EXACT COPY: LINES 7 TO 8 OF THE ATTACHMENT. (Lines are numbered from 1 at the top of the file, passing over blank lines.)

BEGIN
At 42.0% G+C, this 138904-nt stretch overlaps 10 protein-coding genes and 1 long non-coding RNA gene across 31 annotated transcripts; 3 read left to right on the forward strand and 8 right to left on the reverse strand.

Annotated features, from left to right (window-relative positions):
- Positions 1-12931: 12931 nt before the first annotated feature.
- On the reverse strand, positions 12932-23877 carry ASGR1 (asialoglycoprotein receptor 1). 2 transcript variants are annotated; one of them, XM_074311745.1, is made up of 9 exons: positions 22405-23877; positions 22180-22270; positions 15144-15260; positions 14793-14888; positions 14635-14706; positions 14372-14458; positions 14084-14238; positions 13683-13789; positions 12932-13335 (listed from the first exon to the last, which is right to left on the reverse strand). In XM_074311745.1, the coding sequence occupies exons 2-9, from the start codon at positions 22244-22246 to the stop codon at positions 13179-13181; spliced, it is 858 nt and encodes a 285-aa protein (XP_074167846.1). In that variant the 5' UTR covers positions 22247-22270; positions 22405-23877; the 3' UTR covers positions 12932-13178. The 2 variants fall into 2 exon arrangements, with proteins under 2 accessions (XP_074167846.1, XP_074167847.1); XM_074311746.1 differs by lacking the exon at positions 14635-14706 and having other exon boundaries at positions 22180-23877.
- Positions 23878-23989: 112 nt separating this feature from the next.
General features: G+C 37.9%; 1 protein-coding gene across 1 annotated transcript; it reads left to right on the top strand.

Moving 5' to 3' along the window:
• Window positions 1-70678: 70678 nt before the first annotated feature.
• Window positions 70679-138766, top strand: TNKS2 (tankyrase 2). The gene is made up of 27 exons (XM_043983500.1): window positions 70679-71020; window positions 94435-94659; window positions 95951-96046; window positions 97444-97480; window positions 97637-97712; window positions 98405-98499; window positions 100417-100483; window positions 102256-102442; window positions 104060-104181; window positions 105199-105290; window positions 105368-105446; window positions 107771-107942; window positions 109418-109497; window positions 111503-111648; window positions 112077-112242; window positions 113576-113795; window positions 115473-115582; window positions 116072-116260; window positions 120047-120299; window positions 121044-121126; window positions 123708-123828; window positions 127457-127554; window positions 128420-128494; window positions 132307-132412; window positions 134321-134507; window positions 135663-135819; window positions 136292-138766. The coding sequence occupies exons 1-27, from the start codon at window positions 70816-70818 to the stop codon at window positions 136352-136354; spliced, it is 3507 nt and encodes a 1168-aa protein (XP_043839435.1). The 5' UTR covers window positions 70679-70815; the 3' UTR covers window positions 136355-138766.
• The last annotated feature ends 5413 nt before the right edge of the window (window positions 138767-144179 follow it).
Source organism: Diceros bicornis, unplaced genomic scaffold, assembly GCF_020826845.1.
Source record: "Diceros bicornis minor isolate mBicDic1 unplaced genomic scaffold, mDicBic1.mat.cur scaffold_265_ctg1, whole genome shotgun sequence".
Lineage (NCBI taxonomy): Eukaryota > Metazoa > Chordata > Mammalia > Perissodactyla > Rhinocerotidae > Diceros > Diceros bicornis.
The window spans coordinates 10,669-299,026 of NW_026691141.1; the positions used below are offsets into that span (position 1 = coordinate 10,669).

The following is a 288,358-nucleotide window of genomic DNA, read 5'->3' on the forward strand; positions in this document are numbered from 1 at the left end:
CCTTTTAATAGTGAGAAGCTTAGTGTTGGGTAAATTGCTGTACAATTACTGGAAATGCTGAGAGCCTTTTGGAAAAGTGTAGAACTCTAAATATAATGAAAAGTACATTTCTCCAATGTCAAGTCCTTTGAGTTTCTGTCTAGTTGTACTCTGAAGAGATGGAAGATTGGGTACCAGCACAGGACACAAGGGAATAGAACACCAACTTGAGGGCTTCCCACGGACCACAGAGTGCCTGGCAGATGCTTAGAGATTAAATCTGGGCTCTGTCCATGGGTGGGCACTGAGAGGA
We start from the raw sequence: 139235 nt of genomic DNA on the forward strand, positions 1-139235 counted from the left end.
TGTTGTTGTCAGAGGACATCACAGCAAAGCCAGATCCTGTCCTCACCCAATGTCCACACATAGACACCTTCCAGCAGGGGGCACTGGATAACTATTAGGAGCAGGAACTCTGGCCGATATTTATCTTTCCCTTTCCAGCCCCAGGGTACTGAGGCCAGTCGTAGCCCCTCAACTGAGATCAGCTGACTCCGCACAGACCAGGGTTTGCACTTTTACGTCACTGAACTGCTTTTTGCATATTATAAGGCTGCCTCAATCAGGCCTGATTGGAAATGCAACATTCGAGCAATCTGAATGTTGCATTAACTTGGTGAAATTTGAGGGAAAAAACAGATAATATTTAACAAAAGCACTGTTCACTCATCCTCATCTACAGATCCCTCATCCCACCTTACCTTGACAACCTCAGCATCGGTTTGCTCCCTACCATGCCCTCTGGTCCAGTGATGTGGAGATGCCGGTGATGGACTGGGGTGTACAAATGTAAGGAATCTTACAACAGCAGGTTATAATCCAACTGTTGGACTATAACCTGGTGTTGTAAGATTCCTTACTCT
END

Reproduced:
Moving 5' to 3' along the window:
• Window positions 1-70678: 70678 nt before the first annotated feature.